I’m working with PHP on the server side.
Timestamps in MySQL are generally used to track changes to records, and are often updated every time the record is changed. If you want to store a specific value you should use a datetime field.
If you meant that you want to decide between using a UNIX timestamp or a native MySQL datetime field, go with the native
DATETIME format. You can do calculations within MySQL that way
("SELECT DATE_ADD(my_datetime, INTERVAL 1 DAY)") and it is simple to change the format of the value to a UNIX timestamp
("SELECT UNIX_TIMESTAMP(my_datetime)") when you query the record if you want to operate on it with PHP.
In MySQL 5 and above, TIMESTAMP values are converted from the current time zone to UTC for storage, and converted back from UTC to the current time zone for retrieval. (This occurs only for the TIMESTAMP data type, and not for other types such as DATETIME.)
By default, the current time zone for each connection is the server’s time. The time zone can be set on a per-connection basis, as described in MySQL Server Time Zone Support.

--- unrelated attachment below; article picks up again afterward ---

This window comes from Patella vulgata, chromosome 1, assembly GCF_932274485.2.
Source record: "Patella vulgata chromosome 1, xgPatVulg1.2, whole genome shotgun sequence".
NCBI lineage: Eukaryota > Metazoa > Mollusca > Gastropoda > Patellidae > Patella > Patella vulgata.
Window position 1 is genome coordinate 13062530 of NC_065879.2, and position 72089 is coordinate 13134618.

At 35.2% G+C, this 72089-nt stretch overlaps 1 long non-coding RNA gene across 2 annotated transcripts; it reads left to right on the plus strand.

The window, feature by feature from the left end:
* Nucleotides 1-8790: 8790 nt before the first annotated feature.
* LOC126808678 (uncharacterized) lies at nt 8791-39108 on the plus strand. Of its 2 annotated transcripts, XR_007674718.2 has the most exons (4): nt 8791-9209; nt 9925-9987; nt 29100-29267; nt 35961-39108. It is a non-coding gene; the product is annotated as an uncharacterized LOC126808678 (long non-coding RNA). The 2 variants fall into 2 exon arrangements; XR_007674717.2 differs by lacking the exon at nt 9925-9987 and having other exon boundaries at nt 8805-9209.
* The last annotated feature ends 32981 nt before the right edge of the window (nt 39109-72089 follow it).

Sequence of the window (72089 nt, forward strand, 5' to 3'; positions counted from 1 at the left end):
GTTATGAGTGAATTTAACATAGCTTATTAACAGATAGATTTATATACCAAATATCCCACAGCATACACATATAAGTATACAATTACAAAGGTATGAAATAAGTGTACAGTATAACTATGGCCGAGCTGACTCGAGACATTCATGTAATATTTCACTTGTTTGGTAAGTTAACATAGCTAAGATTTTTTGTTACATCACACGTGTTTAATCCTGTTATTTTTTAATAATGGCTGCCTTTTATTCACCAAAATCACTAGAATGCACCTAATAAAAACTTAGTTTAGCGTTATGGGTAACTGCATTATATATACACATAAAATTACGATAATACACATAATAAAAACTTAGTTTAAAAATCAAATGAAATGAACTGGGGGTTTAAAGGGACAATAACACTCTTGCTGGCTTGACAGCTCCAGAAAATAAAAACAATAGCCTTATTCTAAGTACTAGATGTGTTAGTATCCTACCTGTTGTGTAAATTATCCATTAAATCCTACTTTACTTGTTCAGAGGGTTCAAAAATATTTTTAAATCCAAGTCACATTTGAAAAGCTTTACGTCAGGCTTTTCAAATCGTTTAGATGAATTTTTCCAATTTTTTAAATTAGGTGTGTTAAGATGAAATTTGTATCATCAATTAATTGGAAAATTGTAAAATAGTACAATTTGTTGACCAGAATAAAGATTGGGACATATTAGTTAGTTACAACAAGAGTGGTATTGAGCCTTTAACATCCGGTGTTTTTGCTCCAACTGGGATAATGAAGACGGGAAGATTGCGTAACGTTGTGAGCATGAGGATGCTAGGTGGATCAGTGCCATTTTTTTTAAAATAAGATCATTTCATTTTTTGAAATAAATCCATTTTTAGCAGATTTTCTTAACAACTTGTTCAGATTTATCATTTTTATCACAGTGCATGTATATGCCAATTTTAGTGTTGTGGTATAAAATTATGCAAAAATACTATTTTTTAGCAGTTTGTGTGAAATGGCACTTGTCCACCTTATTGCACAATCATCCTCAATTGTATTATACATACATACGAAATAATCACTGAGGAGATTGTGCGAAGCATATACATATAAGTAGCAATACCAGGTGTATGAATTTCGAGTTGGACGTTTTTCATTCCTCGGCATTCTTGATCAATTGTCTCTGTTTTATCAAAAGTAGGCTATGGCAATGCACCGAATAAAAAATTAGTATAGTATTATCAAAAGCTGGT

I always use DATETIME fields for anything other than row metadata (date created or modified).
As mentioned in the MySQL documentation:
The DATETIME type is used when you need values that contain both date and time information. MySQL retrieves and displays DATETIME values in ‘YYYY-MM-DD HH:MM:SS’ format. The supported range is ‘1000-01-01 00:00:00’ to ‘9999-12-31 23:59:59’.
The TIMESTAMP data type has a range of ‘1970-01-01 00:00:01’ UTC to ‘2038-01-09 03:14:07’ UTC. It has varying properties, depending on the MySQL version and the SQL mode the server is running in.
You’re quite likely to hit the lower limit on TIMESTAMPs in general use — e.g. storing birthdate.